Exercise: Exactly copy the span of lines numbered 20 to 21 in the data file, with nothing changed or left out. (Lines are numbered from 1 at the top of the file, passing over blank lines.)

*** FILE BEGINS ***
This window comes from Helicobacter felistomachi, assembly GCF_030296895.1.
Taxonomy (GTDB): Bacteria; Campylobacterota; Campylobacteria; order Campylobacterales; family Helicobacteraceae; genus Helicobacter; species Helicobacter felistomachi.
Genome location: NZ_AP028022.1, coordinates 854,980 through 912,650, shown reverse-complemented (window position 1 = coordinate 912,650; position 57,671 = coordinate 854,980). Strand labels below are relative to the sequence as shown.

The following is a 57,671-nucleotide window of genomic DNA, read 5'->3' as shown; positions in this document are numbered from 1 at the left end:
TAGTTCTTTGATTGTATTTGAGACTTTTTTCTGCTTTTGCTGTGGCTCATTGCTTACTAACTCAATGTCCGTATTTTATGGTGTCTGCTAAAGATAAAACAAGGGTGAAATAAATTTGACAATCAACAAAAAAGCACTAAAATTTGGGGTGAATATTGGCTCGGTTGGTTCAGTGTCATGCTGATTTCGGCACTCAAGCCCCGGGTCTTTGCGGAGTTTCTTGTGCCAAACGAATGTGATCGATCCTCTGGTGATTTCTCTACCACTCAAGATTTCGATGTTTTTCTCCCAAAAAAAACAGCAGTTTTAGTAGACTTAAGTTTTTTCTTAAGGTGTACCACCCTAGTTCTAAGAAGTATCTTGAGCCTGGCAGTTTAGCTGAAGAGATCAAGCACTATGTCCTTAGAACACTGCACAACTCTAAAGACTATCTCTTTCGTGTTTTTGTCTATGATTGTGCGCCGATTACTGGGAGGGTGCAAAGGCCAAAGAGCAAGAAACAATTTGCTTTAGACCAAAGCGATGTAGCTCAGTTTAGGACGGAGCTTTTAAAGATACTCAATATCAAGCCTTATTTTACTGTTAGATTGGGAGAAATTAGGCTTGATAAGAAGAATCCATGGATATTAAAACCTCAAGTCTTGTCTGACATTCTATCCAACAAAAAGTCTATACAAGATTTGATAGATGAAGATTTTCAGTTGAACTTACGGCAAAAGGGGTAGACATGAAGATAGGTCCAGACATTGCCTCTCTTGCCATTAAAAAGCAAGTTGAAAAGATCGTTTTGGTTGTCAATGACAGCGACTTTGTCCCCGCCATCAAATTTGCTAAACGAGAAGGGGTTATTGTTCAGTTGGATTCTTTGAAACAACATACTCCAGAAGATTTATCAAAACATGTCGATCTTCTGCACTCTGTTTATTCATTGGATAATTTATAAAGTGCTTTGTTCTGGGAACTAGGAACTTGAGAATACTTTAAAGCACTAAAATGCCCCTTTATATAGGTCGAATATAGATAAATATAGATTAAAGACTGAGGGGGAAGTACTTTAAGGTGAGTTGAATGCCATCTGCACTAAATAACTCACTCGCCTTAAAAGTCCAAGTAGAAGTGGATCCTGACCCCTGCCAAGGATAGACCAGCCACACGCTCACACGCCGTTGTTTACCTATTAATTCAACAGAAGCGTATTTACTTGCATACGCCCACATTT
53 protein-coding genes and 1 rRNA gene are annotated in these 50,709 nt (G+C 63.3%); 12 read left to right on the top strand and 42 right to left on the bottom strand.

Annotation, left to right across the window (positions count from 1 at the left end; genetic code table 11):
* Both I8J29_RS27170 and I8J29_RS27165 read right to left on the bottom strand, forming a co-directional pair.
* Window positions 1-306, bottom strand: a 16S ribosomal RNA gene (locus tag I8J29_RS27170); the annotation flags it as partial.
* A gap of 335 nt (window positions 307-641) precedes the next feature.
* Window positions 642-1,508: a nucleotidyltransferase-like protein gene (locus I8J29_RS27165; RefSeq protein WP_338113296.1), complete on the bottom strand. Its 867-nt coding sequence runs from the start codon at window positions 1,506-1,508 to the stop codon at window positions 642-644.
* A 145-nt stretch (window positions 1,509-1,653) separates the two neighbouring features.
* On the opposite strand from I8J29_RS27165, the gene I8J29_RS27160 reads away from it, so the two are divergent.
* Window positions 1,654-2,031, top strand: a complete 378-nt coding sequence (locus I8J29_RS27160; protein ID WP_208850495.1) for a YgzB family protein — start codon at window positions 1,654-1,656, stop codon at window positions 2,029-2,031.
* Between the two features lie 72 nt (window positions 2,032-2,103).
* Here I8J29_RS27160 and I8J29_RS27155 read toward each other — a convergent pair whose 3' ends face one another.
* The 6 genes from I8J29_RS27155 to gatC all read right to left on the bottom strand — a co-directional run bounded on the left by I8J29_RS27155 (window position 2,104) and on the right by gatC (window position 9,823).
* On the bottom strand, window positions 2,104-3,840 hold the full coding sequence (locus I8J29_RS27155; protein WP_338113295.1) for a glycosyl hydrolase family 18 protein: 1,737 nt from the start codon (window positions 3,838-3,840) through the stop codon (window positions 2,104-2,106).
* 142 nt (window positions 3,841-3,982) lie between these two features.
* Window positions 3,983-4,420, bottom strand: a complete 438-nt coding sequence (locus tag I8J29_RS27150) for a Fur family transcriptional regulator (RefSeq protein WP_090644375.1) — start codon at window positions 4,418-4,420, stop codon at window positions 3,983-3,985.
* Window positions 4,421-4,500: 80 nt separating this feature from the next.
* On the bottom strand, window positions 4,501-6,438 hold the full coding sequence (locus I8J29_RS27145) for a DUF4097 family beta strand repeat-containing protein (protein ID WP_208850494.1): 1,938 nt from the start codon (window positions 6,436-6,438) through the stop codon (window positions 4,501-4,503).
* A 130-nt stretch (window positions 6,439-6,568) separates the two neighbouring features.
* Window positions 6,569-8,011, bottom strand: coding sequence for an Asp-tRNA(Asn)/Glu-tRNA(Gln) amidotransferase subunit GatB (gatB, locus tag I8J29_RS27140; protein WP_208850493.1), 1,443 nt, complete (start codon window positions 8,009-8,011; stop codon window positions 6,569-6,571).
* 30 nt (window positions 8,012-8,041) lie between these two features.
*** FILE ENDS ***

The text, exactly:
* Window positions 3,983-4,420, bottom strand: a complete 438-nt coding sequence (locus tag I8J29_RS27150) for a Fur family transcriptional regulator (RefSeq protein WP_090644375.1) — start codon at window positions 4,418-4,420, stop codon at window positions 3,983-3,985.
* Window positions 4,421-4,500: 80 nt separating this feature from the next.